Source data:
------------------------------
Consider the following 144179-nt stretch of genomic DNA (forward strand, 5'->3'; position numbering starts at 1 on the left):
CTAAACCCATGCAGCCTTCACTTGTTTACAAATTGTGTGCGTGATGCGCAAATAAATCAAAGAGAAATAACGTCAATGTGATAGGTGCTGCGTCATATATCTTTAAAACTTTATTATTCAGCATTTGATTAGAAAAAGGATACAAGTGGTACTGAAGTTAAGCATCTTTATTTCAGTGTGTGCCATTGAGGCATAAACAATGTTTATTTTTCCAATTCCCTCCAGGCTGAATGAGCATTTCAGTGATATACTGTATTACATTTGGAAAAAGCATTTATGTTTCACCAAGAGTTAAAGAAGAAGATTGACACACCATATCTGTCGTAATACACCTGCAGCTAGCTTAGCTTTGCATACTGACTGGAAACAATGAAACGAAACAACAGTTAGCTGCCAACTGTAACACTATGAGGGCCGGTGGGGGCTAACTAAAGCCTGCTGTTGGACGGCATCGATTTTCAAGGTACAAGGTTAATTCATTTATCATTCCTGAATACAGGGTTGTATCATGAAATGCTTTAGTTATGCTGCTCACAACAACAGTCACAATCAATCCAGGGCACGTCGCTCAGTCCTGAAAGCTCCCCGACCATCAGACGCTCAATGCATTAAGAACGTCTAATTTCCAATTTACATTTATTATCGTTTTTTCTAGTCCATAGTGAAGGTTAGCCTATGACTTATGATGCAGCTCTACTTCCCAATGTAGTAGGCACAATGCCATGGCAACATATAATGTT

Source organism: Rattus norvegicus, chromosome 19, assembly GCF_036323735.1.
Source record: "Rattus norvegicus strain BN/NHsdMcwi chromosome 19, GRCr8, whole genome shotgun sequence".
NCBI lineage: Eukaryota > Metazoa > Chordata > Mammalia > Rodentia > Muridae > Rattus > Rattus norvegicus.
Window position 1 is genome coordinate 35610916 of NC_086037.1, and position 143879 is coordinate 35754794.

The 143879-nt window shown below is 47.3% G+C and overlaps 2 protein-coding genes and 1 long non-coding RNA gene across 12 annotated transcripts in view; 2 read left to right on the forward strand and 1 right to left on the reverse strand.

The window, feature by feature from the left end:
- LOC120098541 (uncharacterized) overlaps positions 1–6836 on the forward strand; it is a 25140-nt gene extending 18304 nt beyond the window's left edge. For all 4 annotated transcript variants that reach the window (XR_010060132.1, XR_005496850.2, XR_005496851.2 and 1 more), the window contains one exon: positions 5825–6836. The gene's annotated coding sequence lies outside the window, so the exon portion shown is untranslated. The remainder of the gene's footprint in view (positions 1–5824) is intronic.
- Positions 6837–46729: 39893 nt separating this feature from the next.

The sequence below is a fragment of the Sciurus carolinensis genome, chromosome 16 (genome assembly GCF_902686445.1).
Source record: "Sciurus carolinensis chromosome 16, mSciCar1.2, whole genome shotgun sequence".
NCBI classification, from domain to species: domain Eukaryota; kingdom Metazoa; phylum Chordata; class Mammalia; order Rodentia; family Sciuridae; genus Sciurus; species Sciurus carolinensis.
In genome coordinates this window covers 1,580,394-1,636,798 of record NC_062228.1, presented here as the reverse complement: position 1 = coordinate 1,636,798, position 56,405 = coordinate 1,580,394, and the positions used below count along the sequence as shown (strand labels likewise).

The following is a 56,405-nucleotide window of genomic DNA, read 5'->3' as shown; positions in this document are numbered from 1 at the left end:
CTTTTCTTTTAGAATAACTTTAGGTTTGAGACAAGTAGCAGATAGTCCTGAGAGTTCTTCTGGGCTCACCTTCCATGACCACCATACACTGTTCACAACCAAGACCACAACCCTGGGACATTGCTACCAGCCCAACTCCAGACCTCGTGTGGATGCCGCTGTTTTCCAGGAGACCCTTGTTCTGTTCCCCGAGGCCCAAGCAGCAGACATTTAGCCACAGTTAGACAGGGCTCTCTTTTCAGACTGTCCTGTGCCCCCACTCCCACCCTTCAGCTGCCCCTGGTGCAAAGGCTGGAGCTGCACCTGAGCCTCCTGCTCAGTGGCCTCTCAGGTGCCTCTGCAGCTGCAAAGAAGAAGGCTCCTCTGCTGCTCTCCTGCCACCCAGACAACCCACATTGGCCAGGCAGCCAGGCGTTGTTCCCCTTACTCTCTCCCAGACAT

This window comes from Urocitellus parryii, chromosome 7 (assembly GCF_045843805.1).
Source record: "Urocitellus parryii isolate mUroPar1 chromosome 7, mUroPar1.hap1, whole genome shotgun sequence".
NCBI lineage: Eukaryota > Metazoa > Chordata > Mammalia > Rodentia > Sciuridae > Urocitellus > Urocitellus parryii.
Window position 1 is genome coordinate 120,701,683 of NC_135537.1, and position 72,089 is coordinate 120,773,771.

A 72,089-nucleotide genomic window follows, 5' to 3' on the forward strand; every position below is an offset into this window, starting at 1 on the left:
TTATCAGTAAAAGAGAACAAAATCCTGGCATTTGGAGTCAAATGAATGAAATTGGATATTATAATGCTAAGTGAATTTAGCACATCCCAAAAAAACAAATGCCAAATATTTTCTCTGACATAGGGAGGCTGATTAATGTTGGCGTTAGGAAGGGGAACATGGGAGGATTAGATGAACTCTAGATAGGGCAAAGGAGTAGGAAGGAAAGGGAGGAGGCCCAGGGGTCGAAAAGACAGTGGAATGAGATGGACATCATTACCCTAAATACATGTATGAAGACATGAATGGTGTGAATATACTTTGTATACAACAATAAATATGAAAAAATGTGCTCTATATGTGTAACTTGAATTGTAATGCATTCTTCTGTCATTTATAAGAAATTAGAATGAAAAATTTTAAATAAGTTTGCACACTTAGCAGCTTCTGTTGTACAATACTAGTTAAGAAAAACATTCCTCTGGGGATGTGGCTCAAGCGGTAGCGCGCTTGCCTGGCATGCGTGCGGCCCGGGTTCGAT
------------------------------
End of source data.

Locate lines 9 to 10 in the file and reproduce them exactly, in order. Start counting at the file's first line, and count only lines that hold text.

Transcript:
- LOC120098541 (uncharacterized) overlaps positions 1–6836 on the forward strand; it is a 25140-nt gene extending 18304 nt beyond the window's left edge. For all 4 annotated transcript variants that reach the window (XR_010060132.1, XR_005496850.2, XR_005496851.2 and 1 more), the window contains one exon: positions 5825–6836. The gene's annotated coding sequence lies outside the window, so the exon portion shown is untranslated. The remainder of the gene's footprint in view (positions 1–5824) is intronic.
- Positions 6837–46729: 39893 nt separating this feature from the next.